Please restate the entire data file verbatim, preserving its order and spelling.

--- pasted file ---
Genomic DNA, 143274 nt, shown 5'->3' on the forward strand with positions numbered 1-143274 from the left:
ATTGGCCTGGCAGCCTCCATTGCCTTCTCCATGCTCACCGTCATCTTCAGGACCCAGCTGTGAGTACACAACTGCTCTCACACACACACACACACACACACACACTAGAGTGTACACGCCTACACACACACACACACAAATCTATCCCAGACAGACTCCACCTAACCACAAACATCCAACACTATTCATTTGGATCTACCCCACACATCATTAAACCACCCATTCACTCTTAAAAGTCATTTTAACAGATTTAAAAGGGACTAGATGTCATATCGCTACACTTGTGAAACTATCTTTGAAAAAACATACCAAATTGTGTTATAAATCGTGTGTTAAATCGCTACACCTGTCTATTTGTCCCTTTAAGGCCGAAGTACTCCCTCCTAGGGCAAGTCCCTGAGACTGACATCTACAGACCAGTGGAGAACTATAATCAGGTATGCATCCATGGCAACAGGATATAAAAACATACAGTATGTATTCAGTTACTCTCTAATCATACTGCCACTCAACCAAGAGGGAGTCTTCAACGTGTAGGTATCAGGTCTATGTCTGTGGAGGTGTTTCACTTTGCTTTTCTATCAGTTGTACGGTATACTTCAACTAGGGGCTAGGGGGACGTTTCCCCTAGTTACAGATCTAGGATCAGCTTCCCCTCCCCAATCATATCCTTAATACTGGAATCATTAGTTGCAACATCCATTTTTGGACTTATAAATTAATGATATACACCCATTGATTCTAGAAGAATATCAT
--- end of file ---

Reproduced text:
Genomic DNA, 143274 nt, shown 5'->3' on the forward strand with positions numbered 1-143274 from the left:
ATTGGCCTGGCAGCCTCCATTGCCTTCTCCATGCTCACCGTCATCTTCAGGACCCAGCTGTGAGTACACAACTGCTCTCACACACACACACACACACACACACACTAGAGTGTACACGCCTACACACACACACACACAAATCTATCCCAGACAGACTCCACCTAACCACAAACATCCAACACTATTCATTTGGATCTACCCCACACATCATTAAACCACCCATTCACTCTTAAAAGTCATTTTAACAGATTTAAAAGGGACTAGATGTCATATCGCTACACTTGTGAAACTATCTTTGAAAAAACATACCAAATTGTGTTATAAATCGTGTGTTAAATCGCTACACCTGTCTATTTGTCCCTTTAAGGCCGAAGTACTCCCTCCTAGGGCAAGTCCCTGAGACTGACATCTACAGACCAGTGGAGAACTATAATCAGGTATGCATCCATGGCAACAGGATATAAAAACATACAGTATGTATTCAGTTACTCTCTAATCATACTGCCACTCAACCAAGAGGGAGTCTTCAACGTGTAGGTATCAGGTCTATGTCTGTGGAGGTGTTTCACTTTGCTTTTCTATCAGTTGTACGGTATACTTCAACTAGGGGCTAGGGGGACGTTTCCCCTAGTTACAGATCTAGGATCAGCTTCCCCTCCCCAATCATATCCTTAATACTGGAATCATTAGTTGCAACATCCATTTTTGGACTTATAAATTAATGATATACACCCATTGATTCTAGAAGAATATCAT